judgecorp writes "Claims that old private Facebook messages have been leaking onto people's Timelines have been dismissed by the French privacy watchdog, CNIL. Apparently, as many concluded early on, the "leaked" messages were just old Wall-to-Wall posts, that users had mistakenly believed were private. Given the lack of user understanding, now is a good time for Facebook to revamp its privacy help pages. Let's hope users pay attention, and Facebook genuinely resists exploiting their naivety." Update: 10/04 17:42 GMT by T : Maybe we shouldn't be so hard on Facebook; Mark Zuckerberg says keeping up with a billion users makes it tough to follow all that data.
First time accepted submitter evrybodygonsurfin writes "The UK Government will announce details this month of a controversial national identity scheme which will allow people to use their mobile phones and social media profiles as official identification documents for accessing public services. People wishing to apply for services ranging from tax credits to fishing licences and passports will be asked to choose from a list of familiar online log-ins, including those they already use on social media sites, banks, and large retailers such as supermarkets, to prove their identity." I can't wait until carrying a telephone is mandatory. In the U.S. at least, how else will the government send you important messages?
Penurious Penguin writes "Millionaire Alexander Fishenko, owner of US-based Arc Electronics Inc, and seven others have been arrested in Houston Texas, with a total of 11 indicted in a conspiracy to smuggle advanced microelectronics from the U.S. to Russia. The technology allegedly involves components of radar, weapons guidance, and detonators. Amongst the evidence are accounting records indicating notable similarity between the revenue of Arc Electronics and the Russian Federation's defense spending; intercepted phone calls and emails; and a letter to Arc Electronics from a Russian domestic intelligence lab complaining of defective microchips . A Russian foreign ministry spokesman has denied there were any intelligence connections in the affair."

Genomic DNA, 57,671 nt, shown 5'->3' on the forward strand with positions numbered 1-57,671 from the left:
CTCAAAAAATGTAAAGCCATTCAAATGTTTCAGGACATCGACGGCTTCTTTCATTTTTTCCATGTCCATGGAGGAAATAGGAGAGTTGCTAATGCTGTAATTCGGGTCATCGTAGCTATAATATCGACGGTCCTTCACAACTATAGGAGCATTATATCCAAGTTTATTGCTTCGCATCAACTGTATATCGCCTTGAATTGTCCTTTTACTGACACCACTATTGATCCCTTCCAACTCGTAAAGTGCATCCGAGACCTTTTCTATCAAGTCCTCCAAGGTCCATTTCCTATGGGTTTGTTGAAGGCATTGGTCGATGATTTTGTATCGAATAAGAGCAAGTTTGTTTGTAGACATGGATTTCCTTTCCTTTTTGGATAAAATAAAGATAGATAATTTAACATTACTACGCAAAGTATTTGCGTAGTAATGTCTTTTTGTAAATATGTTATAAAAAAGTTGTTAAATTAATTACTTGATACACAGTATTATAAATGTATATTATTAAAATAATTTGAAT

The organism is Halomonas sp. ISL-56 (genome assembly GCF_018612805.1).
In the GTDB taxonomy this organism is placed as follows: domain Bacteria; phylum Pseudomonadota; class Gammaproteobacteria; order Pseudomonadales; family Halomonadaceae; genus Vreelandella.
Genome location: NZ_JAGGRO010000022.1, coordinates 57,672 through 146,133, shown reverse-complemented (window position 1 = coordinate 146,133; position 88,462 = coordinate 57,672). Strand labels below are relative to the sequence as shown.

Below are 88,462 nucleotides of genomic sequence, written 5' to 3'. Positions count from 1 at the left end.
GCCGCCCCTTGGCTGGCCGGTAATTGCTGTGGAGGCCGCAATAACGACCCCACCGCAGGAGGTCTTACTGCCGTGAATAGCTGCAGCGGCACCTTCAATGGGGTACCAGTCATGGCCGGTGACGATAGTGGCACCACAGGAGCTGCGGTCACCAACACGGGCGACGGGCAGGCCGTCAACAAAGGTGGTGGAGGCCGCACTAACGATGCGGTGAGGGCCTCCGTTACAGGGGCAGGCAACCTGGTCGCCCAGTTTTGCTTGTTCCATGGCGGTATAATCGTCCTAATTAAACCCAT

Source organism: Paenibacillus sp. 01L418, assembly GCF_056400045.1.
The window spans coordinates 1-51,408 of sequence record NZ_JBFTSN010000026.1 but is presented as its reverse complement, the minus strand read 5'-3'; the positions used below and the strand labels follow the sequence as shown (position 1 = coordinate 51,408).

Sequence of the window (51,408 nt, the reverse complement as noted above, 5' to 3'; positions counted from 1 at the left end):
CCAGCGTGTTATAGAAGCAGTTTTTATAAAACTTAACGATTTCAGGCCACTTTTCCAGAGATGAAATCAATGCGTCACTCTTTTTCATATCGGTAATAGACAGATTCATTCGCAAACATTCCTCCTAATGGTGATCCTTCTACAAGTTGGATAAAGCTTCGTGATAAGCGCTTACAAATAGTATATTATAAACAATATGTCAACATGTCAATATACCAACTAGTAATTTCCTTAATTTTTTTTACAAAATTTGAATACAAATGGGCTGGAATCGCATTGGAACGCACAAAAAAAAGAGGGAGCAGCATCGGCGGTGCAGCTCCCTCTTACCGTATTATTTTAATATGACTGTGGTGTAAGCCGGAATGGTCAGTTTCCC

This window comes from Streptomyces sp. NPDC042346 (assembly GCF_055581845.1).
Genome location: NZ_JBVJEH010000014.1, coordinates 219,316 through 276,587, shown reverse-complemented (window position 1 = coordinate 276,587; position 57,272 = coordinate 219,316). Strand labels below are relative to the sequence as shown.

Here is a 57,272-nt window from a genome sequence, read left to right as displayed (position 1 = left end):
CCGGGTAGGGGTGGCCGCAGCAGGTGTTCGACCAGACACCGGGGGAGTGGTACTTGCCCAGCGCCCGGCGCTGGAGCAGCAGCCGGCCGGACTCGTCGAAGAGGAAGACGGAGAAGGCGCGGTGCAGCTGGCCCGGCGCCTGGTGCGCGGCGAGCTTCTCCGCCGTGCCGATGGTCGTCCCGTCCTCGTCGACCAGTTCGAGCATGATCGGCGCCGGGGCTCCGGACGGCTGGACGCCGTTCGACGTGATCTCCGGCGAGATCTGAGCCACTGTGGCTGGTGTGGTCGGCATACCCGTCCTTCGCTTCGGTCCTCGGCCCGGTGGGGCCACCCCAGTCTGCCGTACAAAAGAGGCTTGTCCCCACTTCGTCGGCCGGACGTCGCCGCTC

theodp writes "GeekWire reports that Microsoft is sticking to its decision to implement 'Do-Not-Track' as the default for IE 10, despite drawing the ire of corporate America, the Apache Software Foundation, and the FTC Chairman. Representatives of a veritable Who's Who of Corporate America — e.g., GM, IBM, BofA, Walmart, Merck, Allstate, AT&T, Motorola — signed off on a letter blasting Microsoft for its choice. 'By presenting Do Not Track with a default on,' the alliance argues, 'Microsoft is making the wrong choice for consumers.' The group reminds Microsoft that Apache — whose Platinum Sponsors have branded Microsoft's actions a deliberate abuse of open standards and designed its software to ignore the 'do-not-track' setting if the browser reaching it is IE 10. It also claims that the FTC Chairman, formerly supportive of Microsoft's privacy efforts, now recognizes 'the harm to consumers that Microsoft's decision could create.'"
First time accepted submitter unjedai writes "A company is putting horrible reviews of small business online, and then offering to improve the company's reputation and take the reviews off for a fraction of the cost that a real reputation improvement company would charge. Sierra West received a call from a 'reputation improvement company' telling them they had a negative review online and that the company would take the review offline if Sierra West paid $500. 'Of course when someone is offering $500 the day (the bad review) goes up seemed not legitimate.'"
New submitter juliohm writes "As of January, Brazil intends to put into action a new system that will track vehicles of all kinds via radio frequency chips. It will take a few years to accomplish, but authorities will eventually require all vehicles to have an electronic chip installed, which will match every car to its rightful owner. The chip will send the car's identification to antennas on highways and streets, soon to be spread all over the country. Eventually, it will be illegal to own a car without one. Besides real time monitoring of traffic conditions, authorities will be able to integrate all kinds of services, such as traffic tickets, licensing and annual taxes, automatic toll charge, and much more. Benefits also include more security, since the system will make it harder for thieves to run far away with stolen vehicles, much less leave the country with one."